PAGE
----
Geeks Can’t Handle Change
We all know that already, but it’s amazing to see it every year when something new comes out. This time it’s how the whole internet seems to be collectively losing its shit over the Xbox One.
Well, not the whole internet. Actual tech writers and reviewers seem to understand that the set of changes about to take place in the console gaming landscape are both inevitable, and not actually bad. But nearly every comment goes down the same road: “Micro$oft is EVIL! They just want money! They’re trampling our rights! It’s not even a game console, it’s just a cable box that plays games!”
The long list of complaints has been rehashed plenty of times: game developers get to decide if and how you can trade or sell used games, required internet access once every 24 hours, included Kinect. Honestly, that’s about it. The only other thing people are complaining about is that it also handles cable or OTA broadcasts and plays movies. I still don’t see how that’s a bad thing. But I’m not crazy.
Gamers have a comprehension problem when it comes to the concept of used games. They seem to think that when they buy a game on a disc (or cartridge) that they own the game. This is not true. What they own is a plastic disc with some code on it. They have also purchased the right to use that code within the scope of the license agreement. Now, the confusion is understandable because in console history, the game has always been constricted to that plastic disc. So if you didn’t have the disc, you didn’t have the game. If you sold or traded it, it was out of your hands. But that’s not true anymore. Now the discs are superfluous…they’re completely unnecessary. Now we’re talking about software.
You can’t buy used software. You can’t trade it, or trade it in. You don’t buy the plastic discs, you buy the license. And once you’ve bought it, it’s yours, no backsies. But now that Microsoft is bringing this to the console, it’s an evil, consumer-gouging coup. The console is a sacred realm, where everything should be free, or incredibly cheap, no matter how much time and effort (and money) went in to creating it. It’s just some code, after all.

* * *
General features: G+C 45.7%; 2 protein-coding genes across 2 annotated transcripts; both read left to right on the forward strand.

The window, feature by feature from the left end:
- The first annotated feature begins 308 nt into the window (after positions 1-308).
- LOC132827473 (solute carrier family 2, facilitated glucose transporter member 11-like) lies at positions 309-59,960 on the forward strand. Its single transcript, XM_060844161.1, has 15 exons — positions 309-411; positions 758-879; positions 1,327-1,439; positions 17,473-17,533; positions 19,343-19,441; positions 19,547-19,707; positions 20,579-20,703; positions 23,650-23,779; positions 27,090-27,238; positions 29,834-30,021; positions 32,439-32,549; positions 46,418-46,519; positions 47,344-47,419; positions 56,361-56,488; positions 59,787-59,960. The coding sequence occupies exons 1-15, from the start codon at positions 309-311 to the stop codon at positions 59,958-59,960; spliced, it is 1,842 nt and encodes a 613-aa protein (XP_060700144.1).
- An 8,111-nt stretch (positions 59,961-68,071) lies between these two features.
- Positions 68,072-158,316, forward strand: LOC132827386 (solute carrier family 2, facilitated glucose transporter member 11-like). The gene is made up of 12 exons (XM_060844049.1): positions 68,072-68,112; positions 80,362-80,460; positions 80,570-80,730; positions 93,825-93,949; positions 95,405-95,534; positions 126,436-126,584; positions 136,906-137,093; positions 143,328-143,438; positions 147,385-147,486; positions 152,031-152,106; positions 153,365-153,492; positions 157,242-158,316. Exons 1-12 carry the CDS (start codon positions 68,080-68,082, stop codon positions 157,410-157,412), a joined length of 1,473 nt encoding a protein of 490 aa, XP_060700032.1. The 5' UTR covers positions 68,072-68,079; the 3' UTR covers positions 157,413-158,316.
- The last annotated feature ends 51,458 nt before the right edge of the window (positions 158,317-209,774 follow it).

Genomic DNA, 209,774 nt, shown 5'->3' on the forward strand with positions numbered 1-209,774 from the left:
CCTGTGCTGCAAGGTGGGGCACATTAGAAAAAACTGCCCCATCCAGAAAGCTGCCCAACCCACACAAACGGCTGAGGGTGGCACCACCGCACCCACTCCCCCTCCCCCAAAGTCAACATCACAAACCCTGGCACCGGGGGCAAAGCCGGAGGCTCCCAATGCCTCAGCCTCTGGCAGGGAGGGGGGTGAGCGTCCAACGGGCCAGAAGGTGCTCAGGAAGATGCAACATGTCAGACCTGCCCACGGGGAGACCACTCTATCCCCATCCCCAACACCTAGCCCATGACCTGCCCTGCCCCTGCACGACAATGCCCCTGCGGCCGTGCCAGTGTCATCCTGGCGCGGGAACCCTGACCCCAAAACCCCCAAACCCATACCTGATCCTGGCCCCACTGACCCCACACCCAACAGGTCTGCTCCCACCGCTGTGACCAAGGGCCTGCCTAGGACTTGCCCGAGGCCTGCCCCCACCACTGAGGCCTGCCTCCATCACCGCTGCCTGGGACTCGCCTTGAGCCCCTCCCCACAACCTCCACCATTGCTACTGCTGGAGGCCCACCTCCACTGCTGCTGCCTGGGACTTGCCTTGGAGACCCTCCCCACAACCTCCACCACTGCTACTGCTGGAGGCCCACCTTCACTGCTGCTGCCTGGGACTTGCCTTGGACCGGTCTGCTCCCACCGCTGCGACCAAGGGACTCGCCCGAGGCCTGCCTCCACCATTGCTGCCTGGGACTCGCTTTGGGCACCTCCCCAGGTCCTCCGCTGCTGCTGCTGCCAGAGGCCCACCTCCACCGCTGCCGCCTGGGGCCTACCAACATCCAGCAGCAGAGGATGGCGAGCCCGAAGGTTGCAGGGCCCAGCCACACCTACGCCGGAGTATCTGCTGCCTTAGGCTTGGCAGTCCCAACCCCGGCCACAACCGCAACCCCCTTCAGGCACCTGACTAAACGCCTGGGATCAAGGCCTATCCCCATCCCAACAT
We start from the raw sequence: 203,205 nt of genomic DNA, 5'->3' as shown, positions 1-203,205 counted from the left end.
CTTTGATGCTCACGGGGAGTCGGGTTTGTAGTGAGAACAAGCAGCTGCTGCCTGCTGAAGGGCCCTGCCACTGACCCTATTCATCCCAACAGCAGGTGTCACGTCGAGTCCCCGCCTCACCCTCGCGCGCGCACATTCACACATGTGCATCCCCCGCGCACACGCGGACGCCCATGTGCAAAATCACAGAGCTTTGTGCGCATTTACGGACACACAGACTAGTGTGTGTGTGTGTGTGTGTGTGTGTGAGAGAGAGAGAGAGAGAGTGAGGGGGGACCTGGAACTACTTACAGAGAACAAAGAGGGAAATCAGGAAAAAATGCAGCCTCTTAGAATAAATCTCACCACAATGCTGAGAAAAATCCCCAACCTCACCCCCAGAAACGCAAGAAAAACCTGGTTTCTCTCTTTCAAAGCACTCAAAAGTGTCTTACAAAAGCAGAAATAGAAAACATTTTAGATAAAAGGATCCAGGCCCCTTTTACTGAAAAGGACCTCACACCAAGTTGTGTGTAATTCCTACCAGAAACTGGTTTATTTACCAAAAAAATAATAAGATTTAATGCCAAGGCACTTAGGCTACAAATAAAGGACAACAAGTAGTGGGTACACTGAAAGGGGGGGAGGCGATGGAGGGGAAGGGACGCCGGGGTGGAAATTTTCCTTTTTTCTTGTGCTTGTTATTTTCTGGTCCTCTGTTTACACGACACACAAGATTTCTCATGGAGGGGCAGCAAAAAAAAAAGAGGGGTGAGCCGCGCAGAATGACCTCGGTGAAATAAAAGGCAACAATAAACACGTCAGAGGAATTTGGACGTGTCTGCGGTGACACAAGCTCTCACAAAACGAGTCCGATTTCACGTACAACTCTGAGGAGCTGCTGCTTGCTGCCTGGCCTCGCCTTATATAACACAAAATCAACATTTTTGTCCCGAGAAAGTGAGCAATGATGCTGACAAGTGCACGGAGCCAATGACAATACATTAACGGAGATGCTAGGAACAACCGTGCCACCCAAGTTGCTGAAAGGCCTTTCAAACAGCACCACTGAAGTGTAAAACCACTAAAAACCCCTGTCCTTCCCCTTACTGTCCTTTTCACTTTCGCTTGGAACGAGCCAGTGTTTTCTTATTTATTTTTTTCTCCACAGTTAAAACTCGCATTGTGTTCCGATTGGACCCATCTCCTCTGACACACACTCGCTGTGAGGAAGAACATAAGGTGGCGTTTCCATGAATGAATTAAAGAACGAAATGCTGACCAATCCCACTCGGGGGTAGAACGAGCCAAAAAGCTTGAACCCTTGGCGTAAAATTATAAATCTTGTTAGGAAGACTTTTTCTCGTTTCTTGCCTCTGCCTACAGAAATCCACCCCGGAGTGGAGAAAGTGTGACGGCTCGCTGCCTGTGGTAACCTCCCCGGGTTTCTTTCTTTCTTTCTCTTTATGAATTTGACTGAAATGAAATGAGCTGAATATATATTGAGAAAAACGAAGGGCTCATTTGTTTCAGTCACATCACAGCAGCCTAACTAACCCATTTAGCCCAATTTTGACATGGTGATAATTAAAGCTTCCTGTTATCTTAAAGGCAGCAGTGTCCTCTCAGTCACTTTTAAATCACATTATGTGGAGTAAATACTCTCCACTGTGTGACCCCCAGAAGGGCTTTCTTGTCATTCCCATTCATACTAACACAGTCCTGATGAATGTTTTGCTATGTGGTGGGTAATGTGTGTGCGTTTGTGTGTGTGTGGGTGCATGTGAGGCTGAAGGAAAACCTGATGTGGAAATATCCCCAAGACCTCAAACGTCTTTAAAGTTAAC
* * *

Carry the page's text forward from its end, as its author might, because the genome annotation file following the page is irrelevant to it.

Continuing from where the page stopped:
Every conversation about this comes down to “rights”. In the minds of many of these gamers, consumers have rights to do what we please with the software once we’ve purchased the discs, and Microsoft and the developers have no right to restrict that. Microsoft as the creator of the console has no right to put restrictions on the exchange of related software or information through it’s hardware and network. But, in all honesty, consumers have no real rights to the content beyond the license the developers decide to sell us.
And we shouldn’t. They create and market and sell the games, which we want. They deserve a profit for their work, plain and simple. And they don’t only deserve that profit on first sale, because this isn’t a car, or a phone, or a book. This is intellectual property, and – like it or not – the rules are different.